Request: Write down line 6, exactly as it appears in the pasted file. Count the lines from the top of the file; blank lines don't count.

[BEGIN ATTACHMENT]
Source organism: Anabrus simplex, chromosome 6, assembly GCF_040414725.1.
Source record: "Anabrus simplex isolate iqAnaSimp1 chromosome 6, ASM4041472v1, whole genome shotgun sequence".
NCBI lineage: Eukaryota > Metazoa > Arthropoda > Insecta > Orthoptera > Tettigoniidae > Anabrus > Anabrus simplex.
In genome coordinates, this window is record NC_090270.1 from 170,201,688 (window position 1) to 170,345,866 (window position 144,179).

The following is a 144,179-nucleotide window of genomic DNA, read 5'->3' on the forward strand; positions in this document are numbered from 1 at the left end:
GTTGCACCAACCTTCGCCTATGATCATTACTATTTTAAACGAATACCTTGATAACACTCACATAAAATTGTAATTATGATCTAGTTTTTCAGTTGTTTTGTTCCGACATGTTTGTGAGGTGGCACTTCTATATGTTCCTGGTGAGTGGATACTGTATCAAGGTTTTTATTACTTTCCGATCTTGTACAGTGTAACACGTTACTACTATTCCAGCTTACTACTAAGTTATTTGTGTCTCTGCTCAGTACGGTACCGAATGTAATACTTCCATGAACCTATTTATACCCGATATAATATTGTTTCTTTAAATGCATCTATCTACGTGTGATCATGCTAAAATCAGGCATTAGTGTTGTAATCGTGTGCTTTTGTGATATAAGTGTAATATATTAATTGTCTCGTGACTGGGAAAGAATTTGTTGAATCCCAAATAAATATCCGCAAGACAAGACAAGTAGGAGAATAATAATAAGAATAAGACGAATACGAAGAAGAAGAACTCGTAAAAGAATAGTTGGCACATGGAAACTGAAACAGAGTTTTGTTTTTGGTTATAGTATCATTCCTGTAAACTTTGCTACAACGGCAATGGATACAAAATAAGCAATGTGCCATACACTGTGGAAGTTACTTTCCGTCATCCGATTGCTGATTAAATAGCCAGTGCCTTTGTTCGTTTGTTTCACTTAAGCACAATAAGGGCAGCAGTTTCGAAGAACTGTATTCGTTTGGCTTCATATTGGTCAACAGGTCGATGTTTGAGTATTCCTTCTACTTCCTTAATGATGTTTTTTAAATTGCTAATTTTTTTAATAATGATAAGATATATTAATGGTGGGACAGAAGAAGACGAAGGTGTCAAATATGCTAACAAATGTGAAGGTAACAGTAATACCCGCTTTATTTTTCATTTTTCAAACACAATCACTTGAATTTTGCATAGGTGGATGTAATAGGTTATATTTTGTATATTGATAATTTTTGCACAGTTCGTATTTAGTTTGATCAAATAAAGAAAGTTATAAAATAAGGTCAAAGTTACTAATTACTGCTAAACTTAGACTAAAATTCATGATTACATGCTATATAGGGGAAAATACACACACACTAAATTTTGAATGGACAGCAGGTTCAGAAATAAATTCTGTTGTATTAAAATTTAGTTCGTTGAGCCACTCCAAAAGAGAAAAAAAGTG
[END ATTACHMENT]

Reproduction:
GTTGCACCAACCTTCGCCTATGATCATTACTATTTTAAACGAATACCTTGATAACACTCACATAAAATTGTAATTATGATCTAGTTTTTCAGTTGTTTTGTTCCGACATGTTTGTGAGGTGGCACTTCTATATGTTCCTGGTGAGTGGATACTGTATCAAGGTTTTTATTACTTTCCGATCTTGTACAGTGTAACACGTTACTACTATTCCAGCTTACTACTAAGTTATTTGTGTCTCTGCTCAGTACGGTACCGAATGTAATACTTCCATGAACCTATTTATACCCGATATAATATTGTTTCTTTAAATGCATCTATCTACGTGTGATCATGCTAAAATCAGGCATTAGTGTTGTAATCGTGTGCTTTTGTGATATAAGTGTAATATATTAATTGTCTCGTGACTGGGAAAGAATTTGTTGAATCCCAAATAAATATCCGCAAGACAAGACAAGTAGGAGAATAATAATAAGAATAAGACGAATACGAAGAAGAAGAACTCGTAAAAGAATAGTTGGCACATGGAAACTGAAACAGAGTTTTGTTTTTGGTTATAGTATCATTCCTGTAAACTTTGCTACAACGGCAATGGATACAAAATAAGCAATGTGCCATACACTGTGGAAGTTACTTTCCGTCATCCGATTGCTGATTAAATAGCCAGTGCCTTTGTTCGTTTGTTTCACTTAAGCACAATAAGGGCAGCAGTTTCGAAGAACTGTATTCGTTTGGCTTCATATTGGTCAACAGGTCGATGTTTGAGTATTCCTTCTACTTCCTTAATGATGTTTTTTAAATTGCTAATTTTTTTAATAATGATAAGATATATTAATGGTGGGACAGAAGAAGACGAAGGTGTCAAATATGCTAACAAATGTGAAGGTAACAGTAATACCCGCTTTATTTTTCATTTTTCAAACACAATCACTTGAATTTTGCATAGGTGGATGTAATAGGTTATATTTTGTATATTGATAATTTTTGCACAGTTCGTATTTAGTTTGATCAAATAAAGAAAGTTATAAAATAAGGTCAAAGTTACTAATTACTGCTAAACTTAGACTAAAATTCATGATTACATGCTATATAGGGGAAAATACACACACACTAAATTTTGAATGGACAGCAGGTTCAGAAATAAATTCTGTTGTATTAAAATTTAGTTCGTTGAGCCACTCCAAAAGAGAAAAAAAGTG